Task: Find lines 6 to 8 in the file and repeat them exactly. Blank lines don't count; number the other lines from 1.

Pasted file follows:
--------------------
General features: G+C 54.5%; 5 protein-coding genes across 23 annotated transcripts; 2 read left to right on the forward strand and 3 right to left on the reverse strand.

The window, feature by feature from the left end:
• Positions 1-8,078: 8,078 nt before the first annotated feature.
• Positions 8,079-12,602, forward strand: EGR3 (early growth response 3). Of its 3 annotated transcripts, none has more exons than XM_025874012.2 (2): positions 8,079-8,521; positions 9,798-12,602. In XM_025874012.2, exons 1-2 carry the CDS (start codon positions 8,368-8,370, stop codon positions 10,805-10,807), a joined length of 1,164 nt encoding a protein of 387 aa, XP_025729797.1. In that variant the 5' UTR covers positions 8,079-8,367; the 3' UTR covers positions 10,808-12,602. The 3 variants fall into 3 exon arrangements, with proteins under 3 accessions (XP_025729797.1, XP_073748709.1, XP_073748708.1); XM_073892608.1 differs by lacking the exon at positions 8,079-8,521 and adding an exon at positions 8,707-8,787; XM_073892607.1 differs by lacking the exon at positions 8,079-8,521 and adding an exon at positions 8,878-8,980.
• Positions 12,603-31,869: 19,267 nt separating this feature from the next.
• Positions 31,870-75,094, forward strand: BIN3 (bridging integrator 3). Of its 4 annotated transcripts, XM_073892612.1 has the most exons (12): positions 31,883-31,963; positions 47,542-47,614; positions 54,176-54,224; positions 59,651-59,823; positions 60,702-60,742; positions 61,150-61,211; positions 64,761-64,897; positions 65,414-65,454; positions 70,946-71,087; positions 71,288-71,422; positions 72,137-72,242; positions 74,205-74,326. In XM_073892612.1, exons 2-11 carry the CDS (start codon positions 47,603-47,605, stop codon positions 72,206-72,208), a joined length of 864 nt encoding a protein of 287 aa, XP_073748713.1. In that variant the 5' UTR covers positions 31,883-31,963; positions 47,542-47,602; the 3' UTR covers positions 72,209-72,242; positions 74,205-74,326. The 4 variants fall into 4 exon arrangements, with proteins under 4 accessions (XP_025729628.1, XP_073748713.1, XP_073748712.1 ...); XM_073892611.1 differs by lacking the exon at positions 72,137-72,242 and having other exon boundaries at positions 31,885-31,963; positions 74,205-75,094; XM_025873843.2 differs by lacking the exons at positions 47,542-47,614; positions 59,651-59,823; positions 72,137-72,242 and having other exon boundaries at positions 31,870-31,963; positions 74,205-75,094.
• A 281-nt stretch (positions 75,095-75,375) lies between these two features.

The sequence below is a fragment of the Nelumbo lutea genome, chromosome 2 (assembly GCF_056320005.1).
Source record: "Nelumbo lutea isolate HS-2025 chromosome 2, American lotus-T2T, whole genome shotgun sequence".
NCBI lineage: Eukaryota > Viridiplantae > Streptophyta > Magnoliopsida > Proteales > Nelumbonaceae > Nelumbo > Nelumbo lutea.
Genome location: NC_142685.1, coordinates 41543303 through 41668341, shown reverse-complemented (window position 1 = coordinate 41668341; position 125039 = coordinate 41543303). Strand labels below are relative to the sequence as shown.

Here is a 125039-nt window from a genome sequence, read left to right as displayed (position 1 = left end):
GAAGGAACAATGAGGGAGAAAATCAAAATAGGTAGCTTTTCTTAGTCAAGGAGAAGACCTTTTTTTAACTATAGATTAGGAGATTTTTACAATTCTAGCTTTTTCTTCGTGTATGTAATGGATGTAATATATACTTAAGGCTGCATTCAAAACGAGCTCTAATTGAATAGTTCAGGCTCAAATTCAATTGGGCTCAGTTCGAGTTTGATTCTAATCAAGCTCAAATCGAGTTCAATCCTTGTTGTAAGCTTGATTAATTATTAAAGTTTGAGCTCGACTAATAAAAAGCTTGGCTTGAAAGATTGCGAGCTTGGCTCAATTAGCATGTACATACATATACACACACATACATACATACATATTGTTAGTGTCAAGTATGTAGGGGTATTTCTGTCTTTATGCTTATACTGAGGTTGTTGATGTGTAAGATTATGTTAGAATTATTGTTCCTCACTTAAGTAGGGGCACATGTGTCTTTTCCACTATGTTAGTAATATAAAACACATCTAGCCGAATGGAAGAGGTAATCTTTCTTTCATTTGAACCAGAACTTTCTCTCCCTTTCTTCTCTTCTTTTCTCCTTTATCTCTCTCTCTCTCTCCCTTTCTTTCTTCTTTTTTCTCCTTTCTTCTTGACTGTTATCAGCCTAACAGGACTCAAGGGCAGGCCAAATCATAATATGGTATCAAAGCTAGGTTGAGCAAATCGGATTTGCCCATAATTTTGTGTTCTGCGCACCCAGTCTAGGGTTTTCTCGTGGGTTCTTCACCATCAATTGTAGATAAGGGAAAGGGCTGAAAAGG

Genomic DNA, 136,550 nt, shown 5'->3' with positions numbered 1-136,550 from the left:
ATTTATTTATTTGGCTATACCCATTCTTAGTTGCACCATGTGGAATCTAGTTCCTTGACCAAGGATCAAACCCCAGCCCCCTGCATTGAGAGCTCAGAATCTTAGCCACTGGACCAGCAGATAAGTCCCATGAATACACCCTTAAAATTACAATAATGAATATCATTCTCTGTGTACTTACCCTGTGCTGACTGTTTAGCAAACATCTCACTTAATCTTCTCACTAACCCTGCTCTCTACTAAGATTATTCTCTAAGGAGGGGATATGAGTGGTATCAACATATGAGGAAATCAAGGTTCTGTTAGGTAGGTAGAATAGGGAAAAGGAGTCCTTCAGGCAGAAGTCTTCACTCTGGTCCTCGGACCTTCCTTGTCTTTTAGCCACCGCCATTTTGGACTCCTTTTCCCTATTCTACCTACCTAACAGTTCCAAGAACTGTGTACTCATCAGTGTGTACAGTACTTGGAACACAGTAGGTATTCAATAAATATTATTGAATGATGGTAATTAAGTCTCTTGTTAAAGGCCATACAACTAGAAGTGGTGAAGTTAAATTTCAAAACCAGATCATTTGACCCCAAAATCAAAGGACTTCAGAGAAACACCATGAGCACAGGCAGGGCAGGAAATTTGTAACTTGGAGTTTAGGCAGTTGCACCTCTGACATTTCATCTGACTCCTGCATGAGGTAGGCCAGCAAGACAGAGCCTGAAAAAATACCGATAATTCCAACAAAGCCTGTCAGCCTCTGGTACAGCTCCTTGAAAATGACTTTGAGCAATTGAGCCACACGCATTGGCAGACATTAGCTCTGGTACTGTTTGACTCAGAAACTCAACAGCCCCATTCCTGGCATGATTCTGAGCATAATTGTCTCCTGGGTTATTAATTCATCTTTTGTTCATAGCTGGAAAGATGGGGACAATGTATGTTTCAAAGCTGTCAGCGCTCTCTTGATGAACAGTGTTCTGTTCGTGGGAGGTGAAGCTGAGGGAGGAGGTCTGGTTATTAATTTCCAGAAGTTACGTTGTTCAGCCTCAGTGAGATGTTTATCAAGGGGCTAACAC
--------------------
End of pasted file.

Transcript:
• Positions 31,870-75,094, forward strand: BIN3 (bridging integrator 3). Of its 4 annotated transcripts, XM_073892612.1 has the most exons (12): positions 31,883-31,963; positions 47,542-47,614; positions 54,176-54,224; positions 59,651-59,823; positions 60,702-60,742; positions 61,150-61,211; positions 64,761-64,897; positions 65,414-65,454; positions 70,946-71,087; positions 71,288-71,422; positions 72,137-72,242; positions 74,205-74,326. In XM_073892612.1, exons 2-11 carry the CDS (start codon positions 47,603-47,605, stop codon positions 72,206-72,208), a joined length of 864 nt encoding a protein of 287 aa, XP_073748713.1. In that variant the 5' UTR covers positions 31,883-31,963; positions 47,542-47,602; the 3' UTR covers positions 72,209-72,242; positions 74,205-74,326. The 4 variants fall into 4 exon arrangements, with proteins under 4 accessions (XP_025729628.1, XP_073748713.1, XP_073748712.1 ...); XM_073892611.1 differs by lacking the exon at positions 72,137-72,242 and having other exon boundaries at positions 31,885-31,963; positions 74,205-75,094; XM_025873843.2 differs by lacking the exons at positions 47,542-47,614; positions 59,651-59,823; positions 72,137-72,242 and having other exon boundaries at positions 31,870-31,963; positions 74,205-75,094.
• A 281-nt stretch (positions 75,095-75,375) lies between these two features.

The sequence below is a fragment of the Nelumbo lutea genome, chromosome 2 (assembly GCF_056320005.1).